{The darker the color, the higher the percentage of use for that hour}

The third cluster (that we can see in some hours of the day we reported) is interpretable as the urban area of Cork.

Indeed, Dublin and Cork are the first and second largest cities in the Republic of Ireland and the algorithm DBSCAN reported a significant higher usage in these two areas, compared to the rest of the country.

**Prediction of new data – KRIGING**

The cluster analysis made with DBSCAN reminded us our biggest question: “which are the best locations to add new charge points?”

In order to answer it, we performed a geospatial analysis. In particular, we started from the knowledge aquired in the previous parts and we used a Kriging technique, for a quantitative understanding of our problem.

First of all, we imported the fictitious coordinates recovered via MDS from the Google Maps Distance Matrix.

We focused our attention on the percentage likelihood that every charge point is used in a certain time of the year, eliminating all the charging towers that had a null usage and creating a bubble plot for them.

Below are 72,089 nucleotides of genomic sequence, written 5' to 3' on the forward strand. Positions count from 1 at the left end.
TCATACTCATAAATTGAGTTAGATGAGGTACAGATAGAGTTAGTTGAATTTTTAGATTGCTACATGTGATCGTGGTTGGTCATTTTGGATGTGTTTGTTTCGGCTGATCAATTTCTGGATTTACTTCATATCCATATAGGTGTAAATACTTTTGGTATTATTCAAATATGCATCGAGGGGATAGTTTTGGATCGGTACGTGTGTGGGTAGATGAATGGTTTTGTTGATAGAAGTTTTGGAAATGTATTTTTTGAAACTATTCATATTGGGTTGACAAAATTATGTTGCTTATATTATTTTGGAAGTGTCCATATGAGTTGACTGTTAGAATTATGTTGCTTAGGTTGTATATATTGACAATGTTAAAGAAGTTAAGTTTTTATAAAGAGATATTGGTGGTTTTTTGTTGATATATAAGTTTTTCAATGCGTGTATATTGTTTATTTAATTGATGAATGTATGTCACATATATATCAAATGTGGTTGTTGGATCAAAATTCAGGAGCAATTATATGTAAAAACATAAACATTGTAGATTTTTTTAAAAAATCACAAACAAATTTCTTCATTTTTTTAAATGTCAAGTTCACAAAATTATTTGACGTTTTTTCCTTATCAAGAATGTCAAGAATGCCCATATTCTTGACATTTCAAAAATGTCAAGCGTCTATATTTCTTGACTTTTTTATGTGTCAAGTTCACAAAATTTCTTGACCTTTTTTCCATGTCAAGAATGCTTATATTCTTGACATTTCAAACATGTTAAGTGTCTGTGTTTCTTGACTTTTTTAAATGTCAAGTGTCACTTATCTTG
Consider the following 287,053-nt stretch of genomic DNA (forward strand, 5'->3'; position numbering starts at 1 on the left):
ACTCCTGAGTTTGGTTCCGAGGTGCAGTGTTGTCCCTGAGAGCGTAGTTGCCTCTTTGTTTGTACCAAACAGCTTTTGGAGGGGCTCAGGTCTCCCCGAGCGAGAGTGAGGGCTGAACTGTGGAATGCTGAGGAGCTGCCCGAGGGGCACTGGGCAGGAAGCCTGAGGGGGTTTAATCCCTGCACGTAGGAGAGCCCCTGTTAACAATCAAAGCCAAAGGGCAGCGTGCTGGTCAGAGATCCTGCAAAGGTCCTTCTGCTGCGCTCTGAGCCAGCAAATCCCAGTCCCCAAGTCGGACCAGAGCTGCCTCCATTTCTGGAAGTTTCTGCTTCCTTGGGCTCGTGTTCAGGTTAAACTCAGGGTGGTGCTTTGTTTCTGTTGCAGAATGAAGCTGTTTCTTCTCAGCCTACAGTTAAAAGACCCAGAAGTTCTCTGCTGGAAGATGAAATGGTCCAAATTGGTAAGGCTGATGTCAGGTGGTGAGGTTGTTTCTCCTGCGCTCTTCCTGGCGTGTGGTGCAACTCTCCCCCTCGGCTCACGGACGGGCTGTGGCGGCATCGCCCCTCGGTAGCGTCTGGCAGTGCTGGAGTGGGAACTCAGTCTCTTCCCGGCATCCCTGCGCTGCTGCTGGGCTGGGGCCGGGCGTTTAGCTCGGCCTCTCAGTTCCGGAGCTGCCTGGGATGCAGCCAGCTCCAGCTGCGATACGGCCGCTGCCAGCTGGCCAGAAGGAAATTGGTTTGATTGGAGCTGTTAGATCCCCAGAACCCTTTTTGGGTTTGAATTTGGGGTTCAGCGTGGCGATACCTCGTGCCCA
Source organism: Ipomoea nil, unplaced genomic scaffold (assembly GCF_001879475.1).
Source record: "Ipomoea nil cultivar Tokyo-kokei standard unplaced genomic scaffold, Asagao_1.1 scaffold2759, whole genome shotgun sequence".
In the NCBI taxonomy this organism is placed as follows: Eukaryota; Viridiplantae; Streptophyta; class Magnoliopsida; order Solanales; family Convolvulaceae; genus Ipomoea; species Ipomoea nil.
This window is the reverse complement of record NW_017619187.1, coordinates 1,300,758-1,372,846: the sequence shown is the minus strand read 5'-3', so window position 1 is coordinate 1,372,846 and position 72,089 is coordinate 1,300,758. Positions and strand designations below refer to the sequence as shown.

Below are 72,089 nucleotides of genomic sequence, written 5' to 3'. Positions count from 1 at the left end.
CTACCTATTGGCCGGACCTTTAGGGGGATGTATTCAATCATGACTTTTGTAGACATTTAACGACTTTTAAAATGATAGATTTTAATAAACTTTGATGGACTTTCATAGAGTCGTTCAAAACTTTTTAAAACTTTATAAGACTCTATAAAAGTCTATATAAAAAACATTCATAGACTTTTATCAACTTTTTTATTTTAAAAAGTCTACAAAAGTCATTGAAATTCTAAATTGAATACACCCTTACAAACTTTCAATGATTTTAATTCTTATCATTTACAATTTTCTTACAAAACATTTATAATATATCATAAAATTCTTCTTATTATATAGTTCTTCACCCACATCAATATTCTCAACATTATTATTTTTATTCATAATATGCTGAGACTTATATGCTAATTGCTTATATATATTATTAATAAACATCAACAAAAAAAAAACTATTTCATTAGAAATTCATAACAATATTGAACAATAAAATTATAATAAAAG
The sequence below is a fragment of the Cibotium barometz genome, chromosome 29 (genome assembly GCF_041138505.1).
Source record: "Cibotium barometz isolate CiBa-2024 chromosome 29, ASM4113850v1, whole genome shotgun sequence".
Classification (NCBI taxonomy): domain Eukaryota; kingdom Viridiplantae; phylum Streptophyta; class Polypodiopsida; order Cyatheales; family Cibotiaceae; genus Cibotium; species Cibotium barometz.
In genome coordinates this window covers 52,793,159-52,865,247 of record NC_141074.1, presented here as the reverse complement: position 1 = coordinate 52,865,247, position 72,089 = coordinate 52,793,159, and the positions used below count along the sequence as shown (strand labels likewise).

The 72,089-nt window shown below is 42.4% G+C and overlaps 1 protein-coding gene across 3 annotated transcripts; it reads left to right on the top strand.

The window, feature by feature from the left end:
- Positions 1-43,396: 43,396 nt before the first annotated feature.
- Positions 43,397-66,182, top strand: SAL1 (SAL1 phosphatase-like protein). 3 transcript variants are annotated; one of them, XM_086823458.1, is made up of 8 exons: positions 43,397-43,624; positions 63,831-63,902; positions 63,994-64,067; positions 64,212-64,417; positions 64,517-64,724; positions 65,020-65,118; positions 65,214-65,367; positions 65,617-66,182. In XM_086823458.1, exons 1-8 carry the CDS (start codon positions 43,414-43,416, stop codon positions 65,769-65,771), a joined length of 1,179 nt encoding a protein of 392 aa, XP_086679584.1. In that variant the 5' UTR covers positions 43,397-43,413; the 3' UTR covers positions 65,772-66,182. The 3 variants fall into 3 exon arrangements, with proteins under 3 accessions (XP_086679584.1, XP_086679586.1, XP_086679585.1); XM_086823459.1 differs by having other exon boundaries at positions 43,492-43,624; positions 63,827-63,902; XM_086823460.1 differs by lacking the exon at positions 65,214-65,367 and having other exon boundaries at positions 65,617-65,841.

Even here we can see the typical shape of Ireland, slightly rotated counterclockwise, and we can identify the two zones where the charge points are mostly used: Dublin and Cork.

We then thought about the possibility to transform the variable Annual Use and make it symmetric.

With the following histogram we saw that the logarithm almost symmetrized the data, so we decided to use a logarithmic transformation.

After that, we fitted the empirical variogram and we determined that the best model was a spherical model with partial sill 1, range 80000 and nugget 2.

To obtain a better understanding of the overall prediction of the new location on the entire Irish soil, we created a Gstat object and a Grid of points, starting from the minimum coordinate and ending with the maximum coordinate.

After that comes the best part: the prediction itself.

In the following Heat Map, created with ggmap, we can see a qualitative pattern of the probability of finding occupied a charge point put in a new hypothetical location: